Father gets life back with help from DHS
Nate Peterson knew how to handle money. He made a career for himself as a bookkeeper, tracking every penny spent. His employers trusted him with thousands of dollars every day. At home his friends and family described him as honest and hardworking. From the outside Nate’s life looked perfect. Then in November 2008 the truth came out: Nate was caught stealing from his employer.
“I wanted to get caught,” he says today. “I couldn’t do it anymore. I’ve never felt so much shame and guilt.” Over the course of four months he’d stolen thousands of dollars to feed his gambling addiction.
Nate says the addiction took hold of him gradually. It started with throwing a few dollars into a video poker machine; unexpectedly his casual habit exploded into a full-blown obsession. He remembers standing in front of a machine and saying aloud, “I’m not going to play,” then later waking up in a fog after hours of playing the machine.
“It took over my life,” he says. “I’d sneak out of my house in the middle of the night while my wife was sleeping to go out and gamble. I couldn’t stop.”
After losing his job and facing the threat of jail, finally Nate had to tell his family. A few weeks earlier, he told his wife he had lost his wallet with his entire paycheck inside. In reality he had spent the money on video poker before going home.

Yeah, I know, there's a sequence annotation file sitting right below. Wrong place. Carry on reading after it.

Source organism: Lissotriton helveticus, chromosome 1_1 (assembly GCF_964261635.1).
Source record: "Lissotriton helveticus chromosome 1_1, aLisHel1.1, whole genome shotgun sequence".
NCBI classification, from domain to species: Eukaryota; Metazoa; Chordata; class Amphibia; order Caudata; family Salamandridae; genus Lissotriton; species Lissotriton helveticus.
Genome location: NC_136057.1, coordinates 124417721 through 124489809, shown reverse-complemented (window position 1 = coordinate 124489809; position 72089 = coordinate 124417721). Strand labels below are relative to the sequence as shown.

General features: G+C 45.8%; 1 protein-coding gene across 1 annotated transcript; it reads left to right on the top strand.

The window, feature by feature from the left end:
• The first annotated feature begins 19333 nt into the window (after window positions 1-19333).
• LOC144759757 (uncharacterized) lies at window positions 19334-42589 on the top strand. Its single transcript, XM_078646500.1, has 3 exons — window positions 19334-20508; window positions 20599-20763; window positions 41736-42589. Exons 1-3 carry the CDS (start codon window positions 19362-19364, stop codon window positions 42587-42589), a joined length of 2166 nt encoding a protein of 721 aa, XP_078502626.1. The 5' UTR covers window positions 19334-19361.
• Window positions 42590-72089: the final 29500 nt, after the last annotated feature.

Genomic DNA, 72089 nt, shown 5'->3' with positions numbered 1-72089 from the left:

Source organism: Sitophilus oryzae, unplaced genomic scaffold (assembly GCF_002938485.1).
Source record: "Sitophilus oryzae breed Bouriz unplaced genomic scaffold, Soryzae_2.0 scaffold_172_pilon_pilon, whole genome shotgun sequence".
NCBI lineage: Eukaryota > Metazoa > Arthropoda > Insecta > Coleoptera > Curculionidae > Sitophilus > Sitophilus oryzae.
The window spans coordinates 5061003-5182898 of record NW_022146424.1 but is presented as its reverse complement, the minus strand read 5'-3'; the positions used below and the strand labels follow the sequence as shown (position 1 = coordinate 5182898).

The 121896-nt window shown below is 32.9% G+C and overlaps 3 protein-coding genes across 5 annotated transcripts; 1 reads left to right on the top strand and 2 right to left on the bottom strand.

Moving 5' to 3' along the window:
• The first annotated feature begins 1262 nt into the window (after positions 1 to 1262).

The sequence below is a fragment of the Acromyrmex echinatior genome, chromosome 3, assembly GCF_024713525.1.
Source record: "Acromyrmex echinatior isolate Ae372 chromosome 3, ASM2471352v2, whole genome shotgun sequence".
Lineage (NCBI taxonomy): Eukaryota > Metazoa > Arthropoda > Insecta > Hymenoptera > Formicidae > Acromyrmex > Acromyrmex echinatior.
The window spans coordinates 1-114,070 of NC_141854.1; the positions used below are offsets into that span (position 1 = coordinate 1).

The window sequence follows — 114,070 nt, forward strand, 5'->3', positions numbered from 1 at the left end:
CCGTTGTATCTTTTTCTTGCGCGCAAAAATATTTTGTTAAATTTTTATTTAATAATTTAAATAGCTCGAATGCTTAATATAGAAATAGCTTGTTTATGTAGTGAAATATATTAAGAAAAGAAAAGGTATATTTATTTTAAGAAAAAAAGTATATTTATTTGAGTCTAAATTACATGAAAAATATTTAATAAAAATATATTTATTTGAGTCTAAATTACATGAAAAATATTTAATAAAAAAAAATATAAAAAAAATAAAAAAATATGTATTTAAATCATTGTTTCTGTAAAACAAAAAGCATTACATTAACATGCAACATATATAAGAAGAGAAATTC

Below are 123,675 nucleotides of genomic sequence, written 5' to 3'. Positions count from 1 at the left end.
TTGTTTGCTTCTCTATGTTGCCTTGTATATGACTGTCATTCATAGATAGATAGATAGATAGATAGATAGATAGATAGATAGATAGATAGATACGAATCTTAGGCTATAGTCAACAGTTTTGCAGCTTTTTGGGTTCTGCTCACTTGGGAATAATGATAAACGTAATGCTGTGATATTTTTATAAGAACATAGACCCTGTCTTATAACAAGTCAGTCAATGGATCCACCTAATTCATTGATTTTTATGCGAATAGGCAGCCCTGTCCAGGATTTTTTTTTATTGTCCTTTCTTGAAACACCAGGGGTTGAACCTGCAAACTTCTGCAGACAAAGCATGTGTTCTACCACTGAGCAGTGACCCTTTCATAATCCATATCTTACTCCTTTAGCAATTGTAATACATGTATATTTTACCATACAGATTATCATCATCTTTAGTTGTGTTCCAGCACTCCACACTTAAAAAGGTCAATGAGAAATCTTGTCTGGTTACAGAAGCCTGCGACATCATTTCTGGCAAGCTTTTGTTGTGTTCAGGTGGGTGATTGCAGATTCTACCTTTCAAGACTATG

“I was lying to my wife and forsaking my family and everything else just to gamble,” he says.
Nate knew he couldn’t quit on his own so he picked up the phone and immediately received information on state-funded options for treatment. Oregon leads the nation in providing free, confidential and effective treatment for the problem gambler and concerned family members. Within days he was enrolled in a Department of Human Services-sponsored residential program for problem gamblers located in Salem at Cascadia Bridgeway.
Nate describes the intensive treatment as life-changing. For the first time he understood his addiction and had the tools to begin rebuilding his life.
Now in recovery, Nate is enjoying life and rebuilding relationships with his family. He is also working part-time to pay off his debt to his former employer and plans to go back to school in the fall. He aspires to become an addictions counselor.
“I have no problem telling my story. I know so many people out there are struggling, trying to keep their addiction hidden. I want to help these people like I’ve been helped.” No longer able to handle money as a bookkeeper, Nate now prides himself on handling life.